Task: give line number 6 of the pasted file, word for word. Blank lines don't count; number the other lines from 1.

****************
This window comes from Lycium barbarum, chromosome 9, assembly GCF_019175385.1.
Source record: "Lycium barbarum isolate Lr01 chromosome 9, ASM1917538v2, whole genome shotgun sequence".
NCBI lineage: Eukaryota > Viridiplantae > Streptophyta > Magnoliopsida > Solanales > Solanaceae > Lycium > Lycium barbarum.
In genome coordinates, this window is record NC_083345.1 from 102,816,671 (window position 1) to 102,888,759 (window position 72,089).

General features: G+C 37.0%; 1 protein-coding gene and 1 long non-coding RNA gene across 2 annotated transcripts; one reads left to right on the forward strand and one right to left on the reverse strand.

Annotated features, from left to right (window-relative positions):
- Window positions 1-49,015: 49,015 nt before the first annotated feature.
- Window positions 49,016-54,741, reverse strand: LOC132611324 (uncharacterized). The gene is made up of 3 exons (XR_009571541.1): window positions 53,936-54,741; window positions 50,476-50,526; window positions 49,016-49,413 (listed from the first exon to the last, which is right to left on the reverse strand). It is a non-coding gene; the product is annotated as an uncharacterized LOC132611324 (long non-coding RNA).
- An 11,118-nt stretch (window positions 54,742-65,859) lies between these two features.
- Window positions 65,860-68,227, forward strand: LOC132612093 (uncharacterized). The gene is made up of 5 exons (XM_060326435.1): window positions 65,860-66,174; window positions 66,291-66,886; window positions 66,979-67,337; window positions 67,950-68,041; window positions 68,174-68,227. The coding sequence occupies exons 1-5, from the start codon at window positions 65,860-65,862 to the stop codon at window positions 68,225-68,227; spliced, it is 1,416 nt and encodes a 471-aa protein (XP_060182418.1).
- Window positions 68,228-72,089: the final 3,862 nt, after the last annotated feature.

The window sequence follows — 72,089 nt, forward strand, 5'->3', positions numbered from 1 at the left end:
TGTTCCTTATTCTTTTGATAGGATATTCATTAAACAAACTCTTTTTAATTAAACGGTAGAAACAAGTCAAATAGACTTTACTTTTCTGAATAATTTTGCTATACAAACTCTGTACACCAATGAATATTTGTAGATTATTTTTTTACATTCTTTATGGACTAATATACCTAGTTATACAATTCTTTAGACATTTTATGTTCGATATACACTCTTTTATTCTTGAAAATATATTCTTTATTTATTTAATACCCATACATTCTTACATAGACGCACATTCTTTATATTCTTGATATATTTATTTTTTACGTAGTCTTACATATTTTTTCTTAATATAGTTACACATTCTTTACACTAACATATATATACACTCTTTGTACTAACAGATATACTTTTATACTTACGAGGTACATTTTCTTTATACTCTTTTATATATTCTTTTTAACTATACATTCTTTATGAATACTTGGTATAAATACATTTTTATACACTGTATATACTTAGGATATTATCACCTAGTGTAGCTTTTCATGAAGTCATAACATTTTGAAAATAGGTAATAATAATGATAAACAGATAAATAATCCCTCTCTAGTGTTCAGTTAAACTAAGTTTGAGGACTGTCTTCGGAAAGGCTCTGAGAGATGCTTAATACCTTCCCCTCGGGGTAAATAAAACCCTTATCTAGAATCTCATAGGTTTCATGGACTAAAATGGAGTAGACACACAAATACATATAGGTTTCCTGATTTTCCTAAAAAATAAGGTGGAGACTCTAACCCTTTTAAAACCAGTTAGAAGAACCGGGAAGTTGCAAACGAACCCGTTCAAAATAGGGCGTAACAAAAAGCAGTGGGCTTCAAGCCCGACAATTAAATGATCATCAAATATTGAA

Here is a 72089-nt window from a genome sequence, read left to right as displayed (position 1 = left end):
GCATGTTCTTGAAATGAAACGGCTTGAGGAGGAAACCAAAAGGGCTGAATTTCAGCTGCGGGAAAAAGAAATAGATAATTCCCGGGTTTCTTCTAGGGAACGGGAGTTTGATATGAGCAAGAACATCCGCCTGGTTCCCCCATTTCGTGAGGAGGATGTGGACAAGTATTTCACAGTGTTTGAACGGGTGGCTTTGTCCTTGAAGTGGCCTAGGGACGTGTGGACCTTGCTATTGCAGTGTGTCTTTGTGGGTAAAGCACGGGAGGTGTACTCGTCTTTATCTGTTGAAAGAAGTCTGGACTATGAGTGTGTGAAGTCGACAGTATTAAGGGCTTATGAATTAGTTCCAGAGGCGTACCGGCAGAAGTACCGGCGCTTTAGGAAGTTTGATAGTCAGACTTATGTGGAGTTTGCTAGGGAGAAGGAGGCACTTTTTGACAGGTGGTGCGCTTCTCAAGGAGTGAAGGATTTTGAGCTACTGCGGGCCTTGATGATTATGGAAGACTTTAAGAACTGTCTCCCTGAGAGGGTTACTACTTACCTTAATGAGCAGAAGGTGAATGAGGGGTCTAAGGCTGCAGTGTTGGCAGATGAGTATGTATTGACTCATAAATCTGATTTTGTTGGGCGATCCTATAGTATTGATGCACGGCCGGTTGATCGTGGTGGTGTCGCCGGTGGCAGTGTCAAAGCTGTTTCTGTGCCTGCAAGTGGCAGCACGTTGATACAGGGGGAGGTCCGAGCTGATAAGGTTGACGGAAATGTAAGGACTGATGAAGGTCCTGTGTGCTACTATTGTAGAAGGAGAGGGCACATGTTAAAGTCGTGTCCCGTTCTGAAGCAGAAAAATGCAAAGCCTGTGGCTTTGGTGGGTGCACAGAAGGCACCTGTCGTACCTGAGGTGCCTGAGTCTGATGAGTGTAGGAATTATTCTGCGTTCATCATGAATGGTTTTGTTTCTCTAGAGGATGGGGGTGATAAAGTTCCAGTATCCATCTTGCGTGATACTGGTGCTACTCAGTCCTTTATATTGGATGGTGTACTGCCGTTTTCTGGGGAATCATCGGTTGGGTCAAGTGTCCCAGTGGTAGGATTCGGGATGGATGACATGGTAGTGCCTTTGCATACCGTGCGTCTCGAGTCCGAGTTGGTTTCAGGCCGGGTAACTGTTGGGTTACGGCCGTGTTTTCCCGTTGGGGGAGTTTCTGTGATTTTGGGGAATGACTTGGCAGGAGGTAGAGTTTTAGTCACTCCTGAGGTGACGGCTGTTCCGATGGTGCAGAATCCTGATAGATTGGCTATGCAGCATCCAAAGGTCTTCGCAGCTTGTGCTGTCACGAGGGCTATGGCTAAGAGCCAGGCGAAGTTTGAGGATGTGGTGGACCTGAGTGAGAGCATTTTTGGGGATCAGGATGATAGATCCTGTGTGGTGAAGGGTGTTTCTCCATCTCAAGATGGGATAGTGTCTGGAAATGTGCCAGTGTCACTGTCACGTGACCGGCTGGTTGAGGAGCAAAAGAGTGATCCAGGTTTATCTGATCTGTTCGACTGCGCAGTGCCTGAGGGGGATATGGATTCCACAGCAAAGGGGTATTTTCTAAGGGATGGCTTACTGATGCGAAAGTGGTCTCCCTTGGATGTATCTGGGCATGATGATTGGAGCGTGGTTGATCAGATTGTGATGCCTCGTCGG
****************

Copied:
Annotated features, from left to right (window-relative positions):